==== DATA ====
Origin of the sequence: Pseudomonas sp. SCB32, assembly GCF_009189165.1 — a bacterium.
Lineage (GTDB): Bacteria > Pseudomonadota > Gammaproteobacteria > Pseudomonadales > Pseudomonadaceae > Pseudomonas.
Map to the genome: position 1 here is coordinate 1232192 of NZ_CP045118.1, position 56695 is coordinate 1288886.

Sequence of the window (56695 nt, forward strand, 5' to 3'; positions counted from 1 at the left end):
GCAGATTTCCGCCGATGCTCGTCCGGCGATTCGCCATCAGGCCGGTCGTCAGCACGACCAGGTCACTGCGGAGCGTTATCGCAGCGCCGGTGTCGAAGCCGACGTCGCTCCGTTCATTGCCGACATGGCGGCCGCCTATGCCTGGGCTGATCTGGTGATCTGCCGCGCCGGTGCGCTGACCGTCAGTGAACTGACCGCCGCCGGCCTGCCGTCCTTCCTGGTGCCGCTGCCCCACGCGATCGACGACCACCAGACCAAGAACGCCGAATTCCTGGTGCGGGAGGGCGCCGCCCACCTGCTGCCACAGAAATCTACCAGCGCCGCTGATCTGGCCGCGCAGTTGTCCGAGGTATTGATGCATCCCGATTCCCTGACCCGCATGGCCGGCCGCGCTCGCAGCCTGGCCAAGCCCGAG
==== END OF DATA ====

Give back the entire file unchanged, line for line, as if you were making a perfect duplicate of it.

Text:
Origin of the sequence: Pseudomonas sp. SCB32, assembly GCF_009189165.1 — a bacterium.
Lineage (GTDB): Bacteria > Pseudomonadota > Gammaproteobacteria > Pseudomonadales > Pseudomonadaceae > Pseudomonas.
Map to the genome: position 1 here is coordinate 1232192 of NZ_CP045118.1, position 56695 is coordinate 1288886.

Sequence of the window (56695 nt, forward strand, 5' to 3'; positions counted from 1 at the left end):
GCAGATTTCCGCCGATGCTCGTCCGGCGATTCGCCATCAGGCCGGTCGTCAGCACGACCAGGTCACTGCGGAGCGTTATCGCAGCGCCGGTGTCGAAGCCGACGTCGCTCCGTTCATTGCCGACATGGCGGCCGCCTATGCCTGGGCTGATCTGGTGATCTGCCGCGCCGGTGCGCTGACCGTCAGTGAACTGACCGCCGCCGGCCTGCCGTCCTTCCTGGTGCCGCTGCCCCACGCGATCGACGACCACCAGACCAAGAACGCCGAATTCCTGGTGCGGGAGGGCGCCGCCCACCTGCTGCCACAGAAATCTACCAGCGCCGCTGATCTGGCCGCGCAGTTGTCCGAGGTATTGATGCATCCCGATTCCCTGACCCGCATGGCCGGCCGCGCTCGCAGCCTGGCCAAGCCCGAG